Steve Gara, owner of Vita Bakes Bakery, makes his living selling vitamin-fortified cupcakes and other treats at North Miami’s Salad Oz. Despite his health consciousness, Gara doesn’t worry much about his kids pestering for unhealthy foods and expensive toys they see on TV commercials. That’s because his 9-year-old twin boys typically don’t even watch those 30-second spots. They’re too busy wrestling each other during the cartoon breaks.
“They have a short attention span,” Gara says, laughing.
Commercial-time wrestling isn’t the only antidote to the marketing magic called “pester power,” which describes an ad’s ability get kids to ask, and ask — and and ask — for candy, toys or other goods until parents give way in desperation. Though it might be maddening, pestering doesn’t have to be a threat to our budgets, according to Australian researchers who have studied the behavior. Even when kids are possessed by the idea of buying a product, a simple dose of media literacy can serve as the perfect exorcism, they say.
Many media experts have expressed skepticism that our wallets stand a chance against a toy on TV that appears to make an 8 year-old’s life worth living. But the University of Melbourne researchers say video cameras placed in eight suburban homes offer proof.
To study viewer behavior, the cameras filmed more than 1,250 TV program breaks.
The good news, says Mark Ritson, a professor at the University of Melbourne involved with the study, is that children approach commercials much like their parents. “They often ignore ads. They seldom watch them.”
The footage showed that families often used the commercial breaks to discuss the TV program, get some water or even offer each other affection — much like the Gara family. The kids who did concentrate heavily on the commercials were those watching TV by themselves. But — don’t fear — if a mother was close by, say cooking dinner, she could pipe in with some important information about how advertising had a goal of selling products, not helping people, and blunt the ads’ seductive effects.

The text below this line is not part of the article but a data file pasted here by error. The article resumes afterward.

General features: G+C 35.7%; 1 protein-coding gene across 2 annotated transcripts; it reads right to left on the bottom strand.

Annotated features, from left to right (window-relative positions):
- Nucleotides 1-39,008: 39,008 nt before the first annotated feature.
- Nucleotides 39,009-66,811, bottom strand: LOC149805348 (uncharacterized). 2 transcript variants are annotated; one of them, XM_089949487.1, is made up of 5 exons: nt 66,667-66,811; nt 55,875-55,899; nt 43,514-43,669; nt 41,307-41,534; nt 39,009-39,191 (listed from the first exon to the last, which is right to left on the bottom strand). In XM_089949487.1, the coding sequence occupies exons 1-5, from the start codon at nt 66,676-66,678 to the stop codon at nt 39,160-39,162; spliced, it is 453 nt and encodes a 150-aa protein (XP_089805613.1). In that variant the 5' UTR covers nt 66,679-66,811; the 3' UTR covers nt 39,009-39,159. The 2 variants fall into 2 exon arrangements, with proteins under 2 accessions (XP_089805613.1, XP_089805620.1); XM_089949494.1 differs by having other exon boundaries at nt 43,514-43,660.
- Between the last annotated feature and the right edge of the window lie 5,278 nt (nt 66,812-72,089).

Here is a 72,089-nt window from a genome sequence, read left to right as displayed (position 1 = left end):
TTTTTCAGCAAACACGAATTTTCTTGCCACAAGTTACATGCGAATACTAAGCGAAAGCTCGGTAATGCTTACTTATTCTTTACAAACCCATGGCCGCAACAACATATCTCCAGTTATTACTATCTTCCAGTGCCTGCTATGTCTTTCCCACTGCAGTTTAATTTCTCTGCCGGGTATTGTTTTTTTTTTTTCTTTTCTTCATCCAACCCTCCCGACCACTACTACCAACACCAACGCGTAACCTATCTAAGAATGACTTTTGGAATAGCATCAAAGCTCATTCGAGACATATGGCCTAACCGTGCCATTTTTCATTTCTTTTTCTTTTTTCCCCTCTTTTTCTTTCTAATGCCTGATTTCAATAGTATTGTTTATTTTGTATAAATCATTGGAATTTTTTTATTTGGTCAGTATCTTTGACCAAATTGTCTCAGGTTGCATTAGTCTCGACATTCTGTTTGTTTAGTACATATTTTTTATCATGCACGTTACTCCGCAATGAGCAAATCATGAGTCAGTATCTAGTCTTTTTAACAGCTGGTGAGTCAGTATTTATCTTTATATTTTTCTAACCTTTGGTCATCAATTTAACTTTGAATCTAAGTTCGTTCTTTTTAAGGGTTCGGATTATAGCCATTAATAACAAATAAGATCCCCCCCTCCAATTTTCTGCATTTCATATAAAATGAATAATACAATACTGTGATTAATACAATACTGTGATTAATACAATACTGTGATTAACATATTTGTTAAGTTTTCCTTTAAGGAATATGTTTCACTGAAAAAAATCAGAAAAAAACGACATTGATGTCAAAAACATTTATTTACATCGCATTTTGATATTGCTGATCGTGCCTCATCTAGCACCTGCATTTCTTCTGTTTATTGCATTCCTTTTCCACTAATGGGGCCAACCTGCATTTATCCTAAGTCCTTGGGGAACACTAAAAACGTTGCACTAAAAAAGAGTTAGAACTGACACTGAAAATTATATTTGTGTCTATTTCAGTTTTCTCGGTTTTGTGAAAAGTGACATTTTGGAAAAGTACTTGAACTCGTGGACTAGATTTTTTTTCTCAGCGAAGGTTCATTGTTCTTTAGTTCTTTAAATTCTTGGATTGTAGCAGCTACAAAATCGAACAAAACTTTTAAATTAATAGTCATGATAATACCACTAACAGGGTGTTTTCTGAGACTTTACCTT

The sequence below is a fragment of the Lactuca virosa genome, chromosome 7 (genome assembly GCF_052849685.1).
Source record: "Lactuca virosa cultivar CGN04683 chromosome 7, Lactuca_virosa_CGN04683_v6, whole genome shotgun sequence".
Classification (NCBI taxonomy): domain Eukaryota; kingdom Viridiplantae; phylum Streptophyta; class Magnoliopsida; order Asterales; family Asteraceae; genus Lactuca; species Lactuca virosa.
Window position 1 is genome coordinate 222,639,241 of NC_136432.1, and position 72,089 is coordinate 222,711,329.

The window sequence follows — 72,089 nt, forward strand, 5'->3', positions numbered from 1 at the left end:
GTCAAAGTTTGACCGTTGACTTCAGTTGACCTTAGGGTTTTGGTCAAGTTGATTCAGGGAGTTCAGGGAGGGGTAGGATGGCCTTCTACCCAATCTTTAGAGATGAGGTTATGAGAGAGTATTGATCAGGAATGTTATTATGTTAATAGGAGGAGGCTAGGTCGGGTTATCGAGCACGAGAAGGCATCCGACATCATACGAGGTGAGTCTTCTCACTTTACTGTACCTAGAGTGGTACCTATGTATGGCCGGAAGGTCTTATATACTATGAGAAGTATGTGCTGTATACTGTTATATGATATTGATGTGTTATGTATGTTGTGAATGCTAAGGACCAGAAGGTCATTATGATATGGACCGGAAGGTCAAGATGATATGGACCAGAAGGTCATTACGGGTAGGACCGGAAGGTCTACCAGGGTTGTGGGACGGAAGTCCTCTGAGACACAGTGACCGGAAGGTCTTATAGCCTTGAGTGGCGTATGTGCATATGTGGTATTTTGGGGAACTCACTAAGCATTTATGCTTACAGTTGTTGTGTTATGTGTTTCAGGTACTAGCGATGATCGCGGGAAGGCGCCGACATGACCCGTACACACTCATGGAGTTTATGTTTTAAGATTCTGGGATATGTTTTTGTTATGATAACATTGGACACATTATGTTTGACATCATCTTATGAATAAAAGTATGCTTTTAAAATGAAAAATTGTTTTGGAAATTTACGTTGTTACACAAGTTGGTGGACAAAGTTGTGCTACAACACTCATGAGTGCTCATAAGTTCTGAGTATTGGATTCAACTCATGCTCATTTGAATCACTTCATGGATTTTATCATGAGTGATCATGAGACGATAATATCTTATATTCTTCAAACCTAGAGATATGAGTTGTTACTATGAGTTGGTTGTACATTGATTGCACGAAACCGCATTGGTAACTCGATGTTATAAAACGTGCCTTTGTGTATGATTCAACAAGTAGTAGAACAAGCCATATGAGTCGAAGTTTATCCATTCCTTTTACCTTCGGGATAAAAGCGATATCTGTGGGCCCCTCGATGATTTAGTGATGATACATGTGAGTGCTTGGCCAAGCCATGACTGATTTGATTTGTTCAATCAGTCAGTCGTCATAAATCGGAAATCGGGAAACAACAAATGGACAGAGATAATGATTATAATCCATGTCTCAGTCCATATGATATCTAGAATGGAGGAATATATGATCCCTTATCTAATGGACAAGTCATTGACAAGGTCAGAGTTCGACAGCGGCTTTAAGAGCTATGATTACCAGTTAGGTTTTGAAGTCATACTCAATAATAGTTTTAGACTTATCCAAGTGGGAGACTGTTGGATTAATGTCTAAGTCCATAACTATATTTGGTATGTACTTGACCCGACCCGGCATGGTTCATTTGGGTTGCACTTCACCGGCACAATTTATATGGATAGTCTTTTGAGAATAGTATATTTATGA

“It’s pointless to try and stop kids seeing ads,” Ritson said. “The right approach is to use the ads for a basis of discussion about the commercial intent of advertising and why it’s different from program content.”
Uh … no, says Joanne Cantor, the director for the Center for Communications Research at University of Wisconsin in Madison. First of all, kids under about 8 years old don’t have the cognitive ability to rely on past information — such as our parental media literacy speeches — when later watching a commercial for a juicy burger meal that comes with a fun toy, she says. Young kids operate in the immediate moment and typically believe everything they’re told. They can’t yet separate fantasy from reality until they’re older, says Cantor.
“If you try to have an intervention that reduces the impact of advertising,” she says, “it won’t work.”
As for older kids, sure, parental guidance can be helpful, says Cantor. But it’s not long before peer opinion becomes more important to our kids than what we parents say. And even if we could convince them that a particular product won’t make them popular and companies just want their money, it wouldn’t be effective all the time. Remember, even we — as sage adults — fall for many marketing tactics, she says.